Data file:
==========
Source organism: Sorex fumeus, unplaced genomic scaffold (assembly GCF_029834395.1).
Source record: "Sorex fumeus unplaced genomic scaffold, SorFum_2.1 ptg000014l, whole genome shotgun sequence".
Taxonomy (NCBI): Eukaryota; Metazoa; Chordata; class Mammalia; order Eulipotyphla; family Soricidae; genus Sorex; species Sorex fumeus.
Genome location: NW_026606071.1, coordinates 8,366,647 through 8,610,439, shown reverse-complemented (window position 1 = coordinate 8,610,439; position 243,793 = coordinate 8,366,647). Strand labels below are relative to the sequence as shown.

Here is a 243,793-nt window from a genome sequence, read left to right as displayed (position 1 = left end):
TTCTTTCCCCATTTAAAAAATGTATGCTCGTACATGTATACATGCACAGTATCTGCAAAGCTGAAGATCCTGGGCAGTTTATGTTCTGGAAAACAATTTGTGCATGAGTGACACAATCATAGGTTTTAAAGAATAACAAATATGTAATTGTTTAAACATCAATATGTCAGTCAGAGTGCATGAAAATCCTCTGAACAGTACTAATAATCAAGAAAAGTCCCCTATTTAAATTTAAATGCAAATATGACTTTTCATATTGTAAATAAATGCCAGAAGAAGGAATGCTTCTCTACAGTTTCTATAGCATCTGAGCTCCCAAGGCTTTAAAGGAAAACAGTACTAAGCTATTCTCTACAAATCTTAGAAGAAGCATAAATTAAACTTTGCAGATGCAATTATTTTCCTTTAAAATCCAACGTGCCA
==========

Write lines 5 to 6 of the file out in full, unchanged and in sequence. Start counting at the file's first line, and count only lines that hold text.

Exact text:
Here is a 243,793-nt window from a genome sequence, read left to right as displayed (position 1 = left end):
TTCTTTCCCCATTTAAAAAATGTATGCTCGTACATGTATACATGCACAGTATCTGCAAAGCTGAAGATCCTGGGCAGTTTATGTTCTGGAAAACAATTTGTGCATGAGTGACACAATCATAGGTTTTAAAGAATAACAAATATGTAATTGTTTAAACATCAATATGTCAGTCAGAGTGCATGAAAATCCTCTGAACAGTACTAATAATCAAGAAAAGTCCCCTATTTAAATTTAAATGCAAATATGACTTTTCATATTGTAAATAAATGCCAGAAGAAGGAATGCTTCTCTACAGTTTCTATAGCATCTGAGCTCCCAAGGCTTTAAAGGAAAACAGTACTAAGCTATTCTCTACAAATCTTAGAAGAAGCATAAATTAAACTTTGCAGATGCAATTATTTTCCTTTAAAATCCAACGTGCCA